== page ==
Home > Diplomacy > Israeli media provides a glimpse of how spin drives Israeli diplomacy

Israeli media provides a glimpse of how spin drives Israeli diplomacy

On the front page of this morning’s Maariv, senior columnist Ben Caspit reports [full translation at the bottom of the post; Hebrew original here]:

At least three top Likud figures who were briefed recently by officials very close to Netanyahu on the talks with the Americans, on the letter that has not (yet) been written, on the promises that were not made and the stealth bombers that stole away, say that the prevalent view in the Prime Minister’s Bureau about the US administration is that it is “not a credible administration.” That is the reason, these sources say, for Netanyahu’s insistence on receiving the promises in writing. And that is the reason, say these sources, that some of the promises that Netanyahu heard from the Americans evaporated shortly afterwards.

Caspit agrees with the analysis but is astounded that the Prime Minister’s Bureau should actually say express it, pouring “oil” instead of “water” on the fires of the Israeli-American relationship when it’s “at an unprecedented nadir.”

The ‘moratorium extension deal‘ has created a rare agreement between Maariv and it’s arch-rival Yediot: Netanyahu’s government is diplomatically incompetent. In his Friday column, Nahum Barnea, explains how the deal morphed from an achievement into an embarrassment. as a result of creative communications at the Prime Minister’s Bureau [full translation at bottom of post]:

Netanyahu’s bureau has an original technique for marketing its messages: Briefings are emailed every few hours to reporters and commentators.  The condition is that the information not be attributed to Netanyahu, his advisers, his “surroundings” or his “associates.”  This way, the Prime Minister’s Bureau achieves broad circulation for its messages without having to answer questions and without taking responsibility for the facts.  It is a wonderfully convenient technique.

The problem is that in the absence of a father, the facts tend to run wild.  The impression that was created upon Netanyahu’s return from the United States was that he had obtained a commitment from the administration to accept Israeli construction in East Jerusalem.  It later became apparent that there was no such agreement.  The impression that was created was that after a 90-day freeze, construction would be resumed everywhere, with the blessing of the US administration.  Such an agreement was not reached.  The impression that was created was that the administration consented to support the continued Israeli control of the Jordan Valley.  Such consent was not reached.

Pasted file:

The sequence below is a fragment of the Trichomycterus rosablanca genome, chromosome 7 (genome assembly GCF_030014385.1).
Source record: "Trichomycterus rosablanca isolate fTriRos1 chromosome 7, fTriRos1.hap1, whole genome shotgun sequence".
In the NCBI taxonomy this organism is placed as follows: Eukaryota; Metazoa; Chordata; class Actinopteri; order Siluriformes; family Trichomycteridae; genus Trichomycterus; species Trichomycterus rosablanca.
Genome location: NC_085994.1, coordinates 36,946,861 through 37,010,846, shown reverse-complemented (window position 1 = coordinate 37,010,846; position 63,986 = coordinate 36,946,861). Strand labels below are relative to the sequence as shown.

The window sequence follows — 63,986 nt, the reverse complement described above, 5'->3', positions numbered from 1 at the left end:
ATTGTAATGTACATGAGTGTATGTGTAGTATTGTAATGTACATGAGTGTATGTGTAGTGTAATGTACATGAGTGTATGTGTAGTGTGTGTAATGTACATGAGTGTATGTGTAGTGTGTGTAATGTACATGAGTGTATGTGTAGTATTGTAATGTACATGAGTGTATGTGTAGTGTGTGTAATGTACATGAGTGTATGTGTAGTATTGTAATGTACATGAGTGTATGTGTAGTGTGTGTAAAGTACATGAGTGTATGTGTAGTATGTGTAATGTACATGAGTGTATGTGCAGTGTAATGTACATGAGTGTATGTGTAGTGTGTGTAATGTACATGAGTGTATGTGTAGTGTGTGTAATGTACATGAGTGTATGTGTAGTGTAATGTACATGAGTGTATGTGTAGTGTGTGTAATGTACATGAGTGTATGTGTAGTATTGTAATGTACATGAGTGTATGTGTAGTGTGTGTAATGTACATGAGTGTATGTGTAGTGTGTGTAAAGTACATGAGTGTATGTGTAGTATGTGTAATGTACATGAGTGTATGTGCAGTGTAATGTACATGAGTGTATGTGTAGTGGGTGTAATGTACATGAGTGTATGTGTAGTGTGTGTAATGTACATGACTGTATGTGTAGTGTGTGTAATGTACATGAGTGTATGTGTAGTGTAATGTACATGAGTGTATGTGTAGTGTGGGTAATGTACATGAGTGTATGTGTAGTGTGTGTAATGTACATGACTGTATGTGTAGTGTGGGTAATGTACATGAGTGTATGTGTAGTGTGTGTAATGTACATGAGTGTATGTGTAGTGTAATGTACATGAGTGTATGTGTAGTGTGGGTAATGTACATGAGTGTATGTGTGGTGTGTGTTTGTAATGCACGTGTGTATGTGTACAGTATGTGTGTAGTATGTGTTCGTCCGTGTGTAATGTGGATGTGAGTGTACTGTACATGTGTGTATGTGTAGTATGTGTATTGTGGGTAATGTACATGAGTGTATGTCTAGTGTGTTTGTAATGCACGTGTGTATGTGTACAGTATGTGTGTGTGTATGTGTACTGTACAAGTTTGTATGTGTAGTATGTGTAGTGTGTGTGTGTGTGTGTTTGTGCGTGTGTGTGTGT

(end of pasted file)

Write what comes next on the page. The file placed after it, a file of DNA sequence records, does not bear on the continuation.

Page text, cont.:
The speed with which the list of American commitments shrank is reminiscent of the classic story about the Jew who wished to send a telegram to his relative in America.  The cost of the telegram was based on a charge per word.  Each word cost a fortune.  The man decided to omit every unnecessary word from the telegram.  By the time he reached the mail counter, his telegram had no words left.

Against this background, attacking Obama’s credibility is the logical next step. One spin creates problem A, which a second spin attempts to solve, creating problem B. If short-term image issues, compounded by media amateurism, guides management of the ’strategic relationship’. We can only hope that’s not the case when decisions are made on if and when to go to war. Just in case, it might be a good idea for pundits to stop making fun of Netanyahu over Iran.

—-

A matter of credibility

Ben Caspit, Maariv, November 21 2010 [page 6 with front-page teaser; Hebrew original here and below this translation]

National Security Adviser Uzi Arad sat in the “Meet the Press” studio and handed out grades to the Americans. Obama’s administration, Arad said, began its battle against the Iranian nuclear program with a “policy of smiles” and believed the Iranians’ talk, “but then sobered up.” In principle, Arad is right. In practice, he isn’t supposed to say that on television. After all, even without this, the Americans don’t much like us.

International diplomacy is built on lies and half truths and in the delicate relationship between Israel and the US this week, there was no reason to give the Americans another reason to get annoyed at us. But every time that it seems to us that we’ve reached the bottom of the barrel, something happens and proves that we’ve still a long way to go before we get there. This something was the decision yesterday to send Arad to the studio. Perhaps because there was nobody else left to send.

Arad’s candid remarks are the tip of a much bigger iceberg. At least three top Likud figures who were briefed recently by officials very close to Netanyahu on the talks with the Americans, on the letter that has not (yet) been written, on the promises that were not made and the stealth bombers that stole away, say that the prevalent view in the Prime Minister’s Bureau about the US administration is that it is “not a credible administration.” That is the reason, these sources say, for Netanyahu’s insistence on receiving the promises in writing. And that is the reason, say these sources, that some of the promises that Netanyahu heard from the Americans evaporated shortly afterwards.